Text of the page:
We recently published our AMD vs. Intel Dual Core comparison, which led some to wonder why we didn’t compare their quad-core chips instead. As I stated in the review, one reason was that we simply wanted to write a CPU review discussing products that more people can afford; even the high-end dual-core processors we looked at were all under $200. The cheapest quad-core is in the $300 range, both for Intel and AMD. The other problem was that we simply didn’t have a Phenom to test. We have to buy our AMD processors for review, and I hadn’t gotten around to that. I originally wanted to wait until they got their 2.4 GHz part fixed, so I could test the full Phenom lineup.
How wrong I was.
As it turns out, the Phenom launch has been plagued with nothing but blunders, and it may go down in history as one of the worst PC hardware launches in history.
First of all, it wasn’t just the 2.4 GHz part that is affected by the erratum – it’s the entire lineup of Phenom processors, along with all Barcelona Opterons. Basically, the problem is with the CPU’s translation lookaside buffer (TLB) and L3 cache, and can cause system crashes and data corruption. The specifics are as follows:
Erratum 298 will be described as follows: “The processor operation to change the accessed or dirty bits of a page translation table entry in the L2 from 0b to 1b may not be atomic. A small window of time exists where other cached operations may cause the stale page translation table entry to be installed in the L3 before the modified copy is returned to the L2. In addition, if a probe for this cache line occurs during this window of time, the processor may not set the accessed or dirty bit and may corrupt data for an unrelated cached operation. The system may experience a machine check event reporting an L3 protocol error has occurred. In this case, the MC4 status register (MSR 0000_0410) will be equal to B2000000_000B0C0F or BA000000_000B0C0F. The MC4 address register (MSR 0000_0412) will be equal to 26h.”
The reason they were able to proceed with the launch is that this particular erratum is fixable via a microcode update (done using a motherboard BIOS update). Basically, the part of the L3 logic that causes the problem is disabled. However, running the fix instills a performance penalty, because of how the L3 cache’s throughput and latency is affected. There was no way to know exactly how performance would be affected, except for the “around 10%” estimate that has been floating around. Fortunately, our friends at Tech Report have obtained a retail Phenom 9500, and tested its performance before and after applying the patch on an MSI motherboard.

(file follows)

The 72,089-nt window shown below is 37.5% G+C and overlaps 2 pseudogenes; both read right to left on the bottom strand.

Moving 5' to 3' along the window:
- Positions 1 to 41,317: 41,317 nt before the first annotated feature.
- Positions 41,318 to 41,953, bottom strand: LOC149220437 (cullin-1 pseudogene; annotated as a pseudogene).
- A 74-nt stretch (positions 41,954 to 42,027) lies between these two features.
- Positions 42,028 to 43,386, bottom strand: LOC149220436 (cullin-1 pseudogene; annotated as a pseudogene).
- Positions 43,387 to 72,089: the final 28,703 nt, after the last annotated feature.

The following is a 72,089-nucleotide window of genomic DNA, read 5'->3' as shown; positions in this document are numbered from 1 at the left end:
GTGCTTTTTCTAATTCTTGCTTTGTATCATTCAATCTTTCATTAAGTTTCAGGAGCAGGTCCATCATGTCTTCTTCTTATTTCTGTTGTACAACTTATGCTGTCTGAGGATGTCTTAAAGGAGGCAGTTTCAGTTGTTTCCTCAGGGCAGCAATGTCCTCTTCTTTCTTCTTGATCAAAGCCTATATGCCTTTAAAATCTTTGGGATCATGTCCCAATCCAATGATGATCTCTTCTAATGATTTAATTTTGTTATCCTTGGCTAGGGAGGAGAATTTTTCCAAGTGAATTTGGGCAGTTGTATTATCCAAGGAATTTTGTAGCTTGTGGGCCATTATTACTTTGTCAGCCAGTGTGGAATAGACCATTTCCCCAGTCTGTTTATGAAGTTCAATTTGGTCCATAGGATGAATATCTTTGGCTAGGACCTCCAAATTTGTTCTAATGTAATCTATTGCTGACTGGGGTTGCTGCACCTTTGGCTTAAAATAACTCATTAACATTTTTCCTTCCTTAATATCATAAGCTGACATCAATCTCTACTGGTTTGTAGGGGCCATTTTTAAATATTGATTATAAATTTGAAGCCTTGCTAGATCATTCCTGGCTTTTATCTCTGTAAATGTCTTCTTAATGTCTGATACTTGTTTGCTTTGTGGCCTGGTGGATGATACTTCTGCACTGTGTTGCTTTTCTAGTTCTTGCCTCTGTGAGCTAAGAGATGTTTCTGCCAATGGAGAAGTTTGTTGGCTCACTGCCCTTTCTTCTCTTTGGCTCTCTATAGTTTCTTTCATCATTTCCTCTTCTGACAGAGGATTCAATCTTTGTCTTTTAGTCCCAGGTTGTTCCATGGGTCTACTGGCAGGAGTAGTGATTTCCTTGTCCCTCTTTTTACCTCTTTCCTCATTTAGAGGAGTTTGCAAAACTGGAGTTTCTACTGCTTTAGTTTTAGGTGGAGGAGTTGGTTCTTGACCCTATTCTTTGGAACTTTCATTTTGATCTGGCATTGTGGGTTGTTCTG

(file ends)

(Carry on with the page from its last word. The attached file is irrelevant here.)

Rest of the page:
The results were even worse than expected. When looking directly at cache memory performance, bandwidth dropped by as much as 38.7%, and latency slowed down by over 50%!
Of course, what really matters is how the actual programs we use every day are affected. Tech Report ran a full suite of Worldbench tests, to find that the performance drop ranged from around 5% to as high as 50% in programs like Firefox. The average drop in performance in their tests ended up being 13.9%.
So if you bought a Phenom, you have a broken CPU. If you want to fix it, it will cost you. Not in cash, but in performance. It’s basically like paying for a 2.3 GHz CPU but really getting a 2.0 GHz.
It is expected that future revisions of the Phenom chip will fix this error in the silicon itself, so there should be no performance hit at all. If you were considering buying a Phenom processor, you might want to hold off until the next revision (B3) comes out, and is confirmed to work at full capacity.
But that’s not all.
What really got me irate was another finding Tech Report made when doing these tests. When they plugged in their retail boxed Phenom 9500 CPU, they noticed that the northbridge was clocked at 1.8 GHz, rather than 2.0 GHz on the engineering sample 9500 that was provided to them by AMD. This would be fine if AMD had mentioned that the northbridge is not running at retail speed, but according to Tech Report, they were told that 2.0 GHz was the correct speed for the Phenom 9500. Obviously, that is not the case, and once again we are seeing AMD try to ‘trick’ hardware sites into reviewing overclocked products as normal retail products.
The overclocked northbridge helped increase the Phenom’s benchmark scores across the board too, which artificially made the CPU look more competitive to Intel’s competing products.
It’s interesting to see AMD come full circle from when they blacklisted us for giving them trouble over launching ‘paper’ products to review sites that never made it to retail, to kicking Intel’s ass during the PressHot days, to launching a lineup of broken CPUs that not only perform 14% lower when fixed, but are slower than initial reviews indicated to begin with.